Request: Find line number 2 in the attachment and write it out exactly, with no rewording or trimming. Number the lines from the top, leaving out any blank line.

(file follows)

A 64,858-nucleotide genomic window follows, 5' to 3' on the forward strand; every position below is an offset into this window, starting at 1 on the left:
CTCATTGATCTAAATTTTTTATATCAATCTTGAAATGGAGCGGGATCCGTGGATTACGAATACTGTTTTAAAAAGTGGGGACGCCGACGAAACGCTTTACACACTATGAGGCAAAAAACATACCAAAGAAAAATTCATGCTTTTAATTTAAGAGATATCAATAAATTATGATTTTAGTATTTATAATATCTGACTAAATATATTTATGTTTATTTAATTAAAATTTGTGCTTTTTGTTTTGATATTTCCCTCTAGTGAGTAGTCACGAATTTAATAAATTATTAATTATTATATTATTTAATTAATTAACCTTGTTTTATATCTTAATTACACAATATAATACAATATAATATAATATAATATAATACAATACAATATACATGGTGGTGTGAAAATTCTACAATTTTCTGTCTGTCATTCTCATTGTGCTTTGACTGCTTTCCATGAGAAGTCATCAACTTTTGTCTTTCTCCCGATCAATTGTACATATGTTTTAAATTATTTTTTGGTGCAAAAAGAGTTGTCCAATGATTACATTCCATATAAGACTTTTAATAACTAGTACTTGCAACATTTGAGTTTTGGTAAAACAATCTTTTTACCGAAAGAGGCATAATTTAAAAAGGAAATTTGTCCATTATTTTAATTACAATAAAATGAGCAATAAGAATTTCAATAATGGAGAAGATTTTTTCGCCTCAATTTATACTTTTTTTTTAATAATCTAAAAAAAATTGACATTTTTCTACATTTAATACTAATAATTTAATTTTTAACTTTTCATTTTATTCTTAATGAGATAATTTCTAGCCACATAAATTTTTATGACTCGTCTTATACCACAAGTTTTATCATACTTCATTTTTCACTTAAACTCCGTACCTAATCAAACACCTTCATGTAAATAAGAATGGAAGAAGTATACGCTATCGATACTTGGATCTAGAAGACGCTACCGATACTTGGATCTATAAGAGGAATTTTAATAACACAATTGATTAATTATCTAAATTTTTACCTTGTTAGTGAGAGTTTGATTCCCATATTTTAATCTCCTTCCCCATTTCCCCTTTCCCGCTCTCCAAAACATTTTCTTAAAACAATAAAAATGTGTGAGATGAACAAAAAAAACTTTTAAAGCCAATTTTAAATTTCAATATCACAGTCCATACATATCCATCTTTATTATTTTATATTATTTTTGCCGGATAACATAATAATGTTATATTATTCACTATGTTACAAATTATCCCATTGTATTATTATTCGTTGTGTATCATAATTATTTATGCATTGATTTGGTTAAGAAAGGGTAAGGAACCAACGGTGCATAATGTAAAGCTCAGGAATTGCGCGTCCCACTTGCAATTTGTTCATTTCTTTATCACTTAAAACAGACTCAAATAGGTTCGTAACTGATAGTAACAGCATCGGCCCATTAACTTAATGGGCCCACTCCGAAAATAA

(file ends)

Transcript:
CTCATTGATCTAAATTTTTTATATCAATCTTGAAATGGAGCGGGATCCGTGGATTACGAATACTGTTTTAAAAAGTGGGGACGCCGACGAAACGCTTTACACACTATGAGGCAAAAAACATACCAAAGAAAAATTCATGCTTTTAATTTAAGAGATATCAATAAATTATGATTTTAGTATTTATAATATCTGACTAAATATATTTATGTTTATTTAATTAAAATTTGTGCTTTTTGTTTTGATATTTCCCTCTAGTGAGTAGTCACGAATTTAATAAATTATTAATTATTATATTATTTAATTAATTAACCTTGTTTTATATCTTAATTACACAATATAATACAATATAATATAATATAATATAATACAATACAATATACATGGTGGTGTGAAAATTCTACAATTTTCTGTCTGTCATTCTCATTGTGCTTTGACTGCTTTCCATGAGAAGTCATCAACTTTTGTCTTTCTCCCGATCAATTGTACATATGTTTTAAATTATTTTTTGGTGCAAAAAGAGTTGTCCAATGATTACATTCCATATAAGACTTTTAATAACTAGTACTTGCAACATTTGAGTTTTGGTAAAACAATCTTTTTACCGAAAGAGGCATAATTTAAAAAGGAAATTTGTCCATTATTTTAATTACAATAAAATGAGCAATAAGAATTTCAATAATGGAGAAGATTTTTTCGCCTCAATTTATACTTTTTTTTTAATAATCTAAAAAAAATTGACATTTTTCTACATTTAATACTAATAATTTAATTTTTAACTTTTCATTTTATTCTTAATGAGATAATTTCTAGCCACATAAATTTTTATGACTCGTCTTATACCACAAGTTTTATCATACTTCATTTTTCACTTAAACTCCGTACCTAATCAAACACCTTCATGTAAATAAGAATGGAAGAAGTATACGCTATCGATACTTGGATCTAGAAGACGCTACCGATACTTGGATCTATAAGAGGAATTTTAATAACACAATTGATTAATTATCTAAATTTTTACCTTGTTAGTGAGAGTTTGATTCCCATATTTTAATCTCCTTCCCCATTTCCCCTTTCCCGCTCTCCAAAACATTTTCTTAAAACAATAAAAATGTGTGAGATGAACAAAAAAAACTTTTAAAGCCAATTTTAAATTTCAATATCACAGTCCATACATATCCATCTTTATTATTTTATATTATTTTTGCCGGATAACATAATAATGTTATATTATTCACTATGTTACAAATTATCCCATTGTATTATTATTCGTTGTGTATCATAATTATTTATGCATTGATTTGGTTAAGAAAGGGTAAGGAACCAACGGTGCATAATGTAAAGCTCAGGAATTGCGCGTCCCACTTGCAATTTGTTCATTTCTTTATCACTTAAAACAGACTCAAATAGGTTCGTAACTGATAGTAACAGCATCGGCCCATTAACTTAATGGGCCCACTCCGAAAATAA